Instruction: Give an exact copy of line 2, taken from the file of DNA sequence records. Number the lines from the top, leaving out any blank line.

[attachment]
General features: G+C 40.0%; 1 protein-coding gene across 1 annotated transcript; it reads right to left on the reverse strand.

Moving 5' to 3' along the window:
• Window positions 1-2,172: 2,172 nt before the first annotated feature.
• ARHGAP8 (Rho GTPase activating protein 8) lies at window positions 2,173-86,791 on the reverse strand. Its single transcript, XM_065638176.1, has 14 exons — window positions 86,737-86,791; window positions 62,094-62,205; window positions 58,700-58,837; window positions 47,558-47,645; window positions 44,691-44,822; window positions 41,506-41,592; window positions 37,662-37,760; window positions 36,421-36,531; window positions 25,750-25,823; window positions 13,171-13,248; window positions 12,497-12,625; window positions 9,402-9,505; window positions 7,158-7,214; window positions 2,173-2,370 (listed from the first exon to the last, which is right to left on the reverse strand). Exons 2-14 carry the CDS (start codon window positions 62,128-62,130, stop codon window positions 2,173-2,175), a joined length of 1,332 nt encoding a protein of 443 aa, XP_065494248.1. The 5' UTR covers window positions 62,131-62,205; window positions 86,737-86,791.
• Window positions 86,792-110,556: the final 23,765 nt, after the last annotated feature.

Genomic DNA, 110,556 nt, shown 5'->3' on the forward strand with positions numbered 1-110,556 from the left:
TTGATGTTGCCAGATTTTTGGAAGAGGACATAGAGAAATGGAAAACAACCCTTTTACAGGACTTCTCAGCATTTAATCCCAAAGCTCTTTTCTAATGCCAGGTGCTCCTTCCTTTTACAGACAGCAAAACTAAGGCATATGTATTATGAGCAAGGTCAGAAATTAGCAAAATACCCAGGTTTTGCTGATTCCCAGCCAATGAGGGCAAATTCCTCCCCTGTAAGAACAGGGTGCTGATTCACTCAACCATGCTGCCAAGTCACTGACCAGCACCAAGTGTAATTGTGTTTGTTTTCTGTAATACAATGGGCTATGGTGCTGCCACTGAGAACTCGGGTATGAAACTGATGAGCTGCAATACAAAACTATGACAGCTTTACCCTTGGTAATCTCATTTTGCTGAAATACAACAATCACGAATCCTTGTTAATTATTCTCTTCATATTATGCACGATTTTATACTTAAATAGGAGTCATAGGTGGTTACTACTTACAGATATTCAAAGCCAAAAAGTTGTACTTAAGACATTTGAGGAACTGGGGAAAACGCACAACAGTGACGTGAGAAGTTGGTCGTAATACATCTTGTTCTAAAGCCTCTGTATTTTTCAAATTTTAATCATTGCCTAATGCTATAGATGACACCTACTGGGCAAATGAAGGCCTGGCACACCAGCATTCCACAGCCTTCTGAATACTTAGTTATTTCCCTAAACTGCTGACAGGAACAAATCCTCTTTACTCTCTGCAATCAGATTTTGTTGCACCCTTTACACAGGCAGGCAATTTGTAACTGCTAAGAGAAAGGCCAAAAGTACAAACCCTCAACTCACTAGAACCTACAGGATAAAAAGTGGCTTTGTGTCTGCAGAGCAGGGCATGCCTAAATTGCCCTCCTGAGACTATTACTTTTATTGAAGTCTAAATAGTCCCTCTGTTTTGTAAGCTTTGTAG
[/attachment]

Moving 5' to 3' along the window: